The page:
OK, so perhaps classics is pushing it a little bit too far, but whilst leaning back in my office chair I saw this pile of books that my eldest son has ‘finished with’. Music in the Meadow is 40 years old (was given to me in 1970), The Pictorial History of Aircraft was bought for me when I was around 9 (according to the inscription my Nana always insisted on writing) and The Ever Changing Woodland was published when there was woodland to change and the countryside wasn’t just a strip of land between motorways. Whilst the annuals in the photo are recent, both The Dandy and The Beano were also regular deliveries from Santa for me and my Father before me when he was a boy.
The image is nothing special, but it made me think about the printed word, the feel of a book, the smell of a book store. None of which a Kindle will ever be able to match. In spite of electronic everything, there’s something about the smell of a well thumbed novel, or the way a glossy page of photos turns that hopefully will continue to live on.
Been messing around with different editing actions and techniques this week (as you may have noticed). One from the weekend’s visit to Burnham on Crouch, messed with, butchered and murdered in three different ways
First Up, a Dual Colour split tone process
Next – A more traditional black and white conversion, with different crop.
Finally – An ‘Antique’ Tint and vignette – Keep coming back to this one, but not at all sure why it appeals so much.
All of these were taken or more specifically snapped, by a bench by the River Crouch, just along the footpath beyond the sailing club, atop an old pill box thingy at Burnham-on-Crouch.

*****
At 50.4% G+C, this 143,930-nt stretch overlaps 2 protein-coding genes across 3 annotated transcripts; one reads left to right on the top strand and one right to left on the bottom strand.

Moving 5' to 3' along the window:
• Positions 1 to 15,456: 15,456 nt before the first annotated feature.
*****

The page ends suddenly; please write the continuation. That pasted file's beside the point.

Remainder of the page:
Was too windy to sit there for long, but gave me another shot to experiment with. Keep going back to the ‘antique’ look at the moment, hopefully it’s just a phase. Otherwise, not sure which of these three works best.
Looking out of the window today, summer seems like so long ago. Yet only on Saturday the pool was open, the sun was out and summer was very much on the scene.
Was checking over the kit in the garden and ended up with another damn closeup of an insect……. No tubes, just me laid flat out in damp grass, waiting for it to stand still – f10, @200mm 1/400, handheld (again). No flash.
Really do need to get out and do something else…….
Been sorting through some forgotten folders on my Mac, trying to tidy everything up in a vain attempt to become more organised. Stumbled across this forgotten shot from my first ever visit to Liverpool whereupon I spent the evening wandering around the docks on my own….
Unfortunately it’s a bit soft (hand held evening shots often are) but I did quite like the contrast and colour. If I’m honest it could probably do with the bottom bit cropped off, but no time for editing today.
Had a quick play with the Kenko Macro Tubes today after being invited to take part in a Macro project earlier in the week. Neither of these really cuts it but was fun dabbling again. Shame there aren’t many flies about and all the spiders have moved to Mazda. these were taken with the Tamron 17-50mm f2.8 which despite being dropped (again) is still producing some nice sharp images. This was attached to the 30D via a 20mm Kenko tube.
No flash for this, just what was left of the natural daylight in the office, handheld too (would recommend a tripod though) with a shutter speed of 0.8 @ f5, ISO 100
Underlining the theory and well known saying “You can’t polish a turd” is this one off and mostly unremarkable shot. It was by no means a keeper to start with and is probably less aesthetic now than it was before I took the sledgehammer to nut approach with the processing. The only reason it’s made it this far is because I haven’t updated this for a couple of weeks and this is all I have to show for the break. Taken in my ‘office’, this was part of a set, messing around and experimenting with different apertures and shutter speeds. Lit only by the screen of the Mac, this was originally a reasonably well exposed but otherwise slightly out of focus, bland ‘snap’ of my wrinkly, pockmarked and saggy face. Let it now serve as a warning to avid experimenters…(though in my defense I looked considerably better before I started messing about).